Staci Americas Blog

Can Warehouse Drones Replace Costly, Inaccurate Cycle Counting?

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Cycle counting is an essential part of inventory management – and a significant cost center most warehouses wish they could do without. On a recent episode of the Unboxing Fulfillment podcast, Jackie Wu, of Corvus Robotics, and host Chad Warzecha discussed the drawbacks of cycle counts and the benefits of using warehouse drones for automated inventory management.

For warehouses relying on cycle counting and physical inventories, Jackie offered some interesting insights.


“Cycle counts are a must, but the accuracy of these manual processes is imperfect.”

An alarming percent of inventory in a warehouse in unaccounted for, Jackie says.

Throwing more people at the problem isn’t the answer because with human workers, there is always human error. Warehouse drones can be a godsend especially in facilities with inventory located high up in racks. The inventory accuracy Jackie has seen using drones is 98-99%.


“Companies overlook the cost of everything coming to a stop for cycle counts.”

The cost of bringing in temps and paying overtime is the most overt pain of cycle counting and physical inventories.

These costs are compounded by the cost of lost productivity when operations stop and associates can’t fill orders or put new shipments away while inventory is being manually counted.

In contrast, drones work after hours or can be programmed not to interfere with associates’ work. Inventory can be counted without any impact on productivity. The speed and non-invasive nature of drone counts also means inventory can be counted more frequently – daily for many companies, Jackie says.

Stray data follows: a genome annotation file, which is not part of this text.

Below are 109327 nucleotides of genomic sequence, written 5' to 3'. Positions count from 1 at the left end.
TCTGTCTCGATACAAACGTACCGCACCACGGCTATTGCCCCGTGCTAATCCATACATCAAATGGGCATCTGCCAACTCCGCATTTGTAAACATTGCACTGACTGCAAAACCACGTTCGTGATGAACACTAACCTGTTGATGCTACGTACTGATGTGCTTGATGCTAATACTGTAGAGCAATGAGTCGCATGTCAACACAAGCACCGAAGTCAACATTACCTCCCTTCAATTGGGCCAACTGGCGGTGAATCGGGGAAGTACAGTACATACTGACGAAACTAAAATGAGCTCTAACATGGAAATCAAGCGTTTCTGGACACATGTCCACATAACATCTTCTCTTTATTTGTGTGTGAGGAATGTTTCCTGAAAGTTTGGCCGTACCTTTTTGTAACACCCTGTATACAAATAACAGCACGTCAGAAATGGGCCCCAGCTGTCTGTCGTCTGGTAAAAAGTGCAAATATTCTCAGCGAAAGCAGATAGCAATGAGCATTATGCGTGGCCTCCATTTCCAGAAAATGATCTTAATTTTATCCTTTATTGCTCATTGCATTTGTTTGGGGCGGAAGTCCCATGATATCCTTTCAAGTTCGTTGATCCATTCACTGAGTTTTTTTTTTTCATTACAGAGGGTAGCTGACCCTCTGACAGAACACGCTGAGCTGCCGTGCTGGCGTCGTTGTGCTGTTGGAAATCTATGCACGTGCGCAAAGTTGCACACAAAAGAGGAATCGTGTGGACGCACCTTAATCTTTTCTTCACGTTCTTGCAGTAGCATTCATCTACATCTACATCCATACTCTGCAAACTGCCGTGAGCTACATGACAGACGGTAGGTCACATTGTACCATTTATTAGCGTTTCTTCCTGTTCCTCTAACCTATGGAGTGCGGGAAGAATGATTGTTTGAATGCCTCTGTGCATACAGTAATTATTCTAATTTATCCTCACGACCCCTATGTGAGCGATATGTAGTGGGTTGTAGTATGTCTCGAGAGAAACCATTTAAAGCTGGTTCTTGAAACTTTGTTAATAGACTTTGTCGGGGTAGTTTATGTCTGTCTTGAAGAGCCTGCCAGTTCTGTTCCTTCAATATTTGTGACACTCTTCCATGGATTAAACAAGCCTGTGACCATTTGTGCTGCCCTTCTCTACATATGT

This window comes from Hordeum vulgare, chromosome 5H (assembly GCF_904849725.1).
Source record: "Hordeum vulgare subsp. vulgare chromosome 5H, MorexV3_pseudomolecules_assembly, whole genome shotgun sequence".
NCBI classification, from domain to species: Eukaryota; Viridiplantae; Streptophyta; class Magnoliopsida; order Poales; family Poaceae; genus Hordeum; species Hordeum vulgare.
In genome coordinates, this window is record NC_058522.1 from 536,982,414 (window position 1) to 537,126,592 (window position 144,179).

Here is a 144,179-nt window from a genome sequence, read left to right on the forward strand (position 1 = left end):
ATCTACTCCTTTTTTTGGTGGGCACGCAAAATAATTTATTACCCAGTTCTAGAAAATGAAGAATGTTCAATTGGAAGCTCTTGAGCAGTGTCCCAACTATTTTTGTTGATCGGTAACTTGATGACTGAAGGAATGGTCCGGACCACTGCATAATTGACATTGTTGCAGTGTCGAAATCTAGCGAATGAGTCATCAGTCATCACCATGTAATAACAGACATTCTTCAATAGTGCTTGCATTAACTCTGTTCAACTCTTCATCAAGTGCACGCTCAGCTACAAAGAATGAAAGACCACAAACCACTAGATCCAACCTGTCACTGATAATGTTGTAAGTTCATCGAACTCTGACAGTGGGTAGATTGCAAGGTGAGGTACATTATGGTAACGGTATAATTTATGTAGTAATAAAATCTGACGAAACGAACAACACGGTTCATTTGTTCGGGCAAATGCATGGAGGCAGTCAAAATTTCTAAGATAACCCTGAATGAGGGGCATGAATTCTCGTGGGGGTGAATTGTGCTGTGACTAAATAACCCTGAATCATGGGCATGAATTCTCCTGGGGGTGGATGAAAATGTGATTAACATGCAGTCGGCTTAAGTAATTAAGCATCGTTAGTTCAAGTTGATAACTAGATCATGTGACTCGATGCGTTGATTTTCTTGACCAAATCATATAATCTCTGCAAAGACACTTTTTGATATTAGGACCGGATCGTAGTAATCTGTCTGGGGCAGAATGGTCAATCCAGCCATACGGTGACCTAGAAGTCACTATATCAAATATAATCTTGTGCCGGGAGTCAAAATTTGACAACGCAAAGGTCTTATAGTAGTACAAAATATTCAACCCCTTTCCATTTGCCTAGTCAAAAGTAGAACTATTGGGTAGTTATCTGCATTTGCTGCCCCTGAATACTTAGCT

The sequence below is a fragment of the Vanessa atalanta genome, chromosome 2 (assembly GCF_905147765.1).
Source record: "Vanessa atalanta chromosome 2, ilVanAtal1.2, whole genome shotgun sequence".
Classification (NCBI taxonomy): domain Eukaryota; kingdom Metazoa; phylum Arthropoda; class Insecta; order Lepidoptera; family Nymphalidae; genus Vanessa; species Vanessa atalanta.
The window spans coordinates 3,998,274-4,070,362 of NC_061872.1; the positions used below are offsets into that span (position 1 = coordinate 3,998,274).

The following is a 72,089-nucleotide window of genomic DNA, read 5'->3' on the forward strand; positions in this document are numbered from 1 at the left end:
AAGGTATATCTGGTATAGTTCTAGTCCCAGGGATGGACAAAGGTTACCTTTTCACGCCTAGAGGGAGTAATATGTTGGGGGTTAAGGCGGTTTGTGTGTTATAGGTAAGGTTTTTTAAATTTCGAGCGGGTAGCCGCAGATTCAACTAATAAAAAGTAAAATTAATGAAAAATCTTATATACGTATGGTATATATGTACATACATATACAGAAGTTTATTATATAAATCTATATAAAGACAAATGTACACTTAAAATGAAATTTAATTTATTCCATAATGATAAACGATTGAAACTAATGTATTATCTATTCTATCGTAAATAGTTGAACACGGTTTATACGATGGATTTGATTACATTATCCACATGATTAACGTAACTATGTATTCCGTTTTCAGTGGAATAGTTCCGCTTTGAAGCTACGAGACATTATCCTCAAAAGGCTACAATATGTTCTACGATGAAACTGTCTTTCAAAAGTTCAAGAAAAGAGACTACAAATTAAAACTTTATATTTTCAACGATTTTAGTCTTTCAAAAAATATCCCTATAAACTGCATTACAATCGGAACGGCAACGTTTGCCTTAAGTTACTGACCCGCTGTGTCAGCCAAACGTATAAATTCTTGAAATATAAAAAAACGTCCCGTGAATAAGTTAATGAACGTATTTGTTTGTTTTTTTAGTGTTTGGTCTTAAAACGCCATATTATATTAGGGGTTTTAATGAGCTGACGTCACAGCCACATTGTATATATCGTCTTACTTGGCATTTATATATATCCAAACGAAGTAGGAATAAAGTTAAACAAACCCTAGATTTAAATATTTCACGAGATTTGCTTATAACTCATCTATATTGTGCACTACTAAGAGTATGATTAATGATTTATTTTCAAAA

“Drone reporting makes organizations move faster as a whole.”

Periodic cycle counts are quickly outdated, but drone fleets can be deployed continuously and inventory levels updated constantly. With drones you can generate daily reports that used to be done weekly or quarterly, Jackie says.

Warehouse drones are able to collect data faster and share it immediately – for instant impact. “The reporting that we're generating is leading to improvements in productivity across the facility,” he adds.

In data-driven operations, Jackie has observed other automation solutions and processes benefiting from the information received from drones in real time. In this way, he says drones are compounding the return from organizations’ technology investments.


“Warehouse drones are a force-multiplier in making people more efficient.”

Drones relieve warehouse associates of the mind-numbing task of manually counting inventory, while also boosting accuracy 20-30%.

As warehouse drone use catches on, Jackie predicts labor for cycle counting will be reduced and redeployed. “You can use your existing team or just a handful of people. Those people, instead of looking at 2,000 locations, will be looking only at the 70 locations that are flagged as having problems by the drones.”


“Drones found a $60,000 part that was missing for six months.”

Many of the benefits of using warehouse drones aren’t always captured in the ROI. Jackie says drones completing daily warehouse scans have produced many anecdotes of lost inventory found here and there around the warehouse.


“Drones are a viable solution for the 98% of warehouses today.”

With only about 2% of warehouses fully automated today, drones have the potential to spawn an industrywide inventory shape-up.

A wide range of facilities stand to benefit from using warehouse drones to manage inventory. Jackie reports that Corvus Robotics drones operate in warehouses as small as 25,000 square feet and as large as 1.1 million square feet.

He also points out that, compared to other technologies like a $1 million AS/RS or a $10 million robotic system, drones are relatively cheap. “Autonomous drones are one to two orders of magnitude cheaper than something like auto store,” Jackie says.

Through a robots-as-a-service-model, drones are financially accessible to small fulfillment operations. And they pack a quick return that appeals to companies with tight budgets or boards with tight purse strings. Jackie says ROIs of six to twelve months are common.


Work with a 3PL that uses warehouse drones and robots to increase productivity and inventory accuracy

Staci Americas Fulfillment is using warehouse drones and robots to help customers keep a pulse on their products spread throughout Staci Americas' national fulfillment warehouse network. To find out how high you could raise the accuracy of your inventory management, talk to an Staci Americas Fulfillment specialist.


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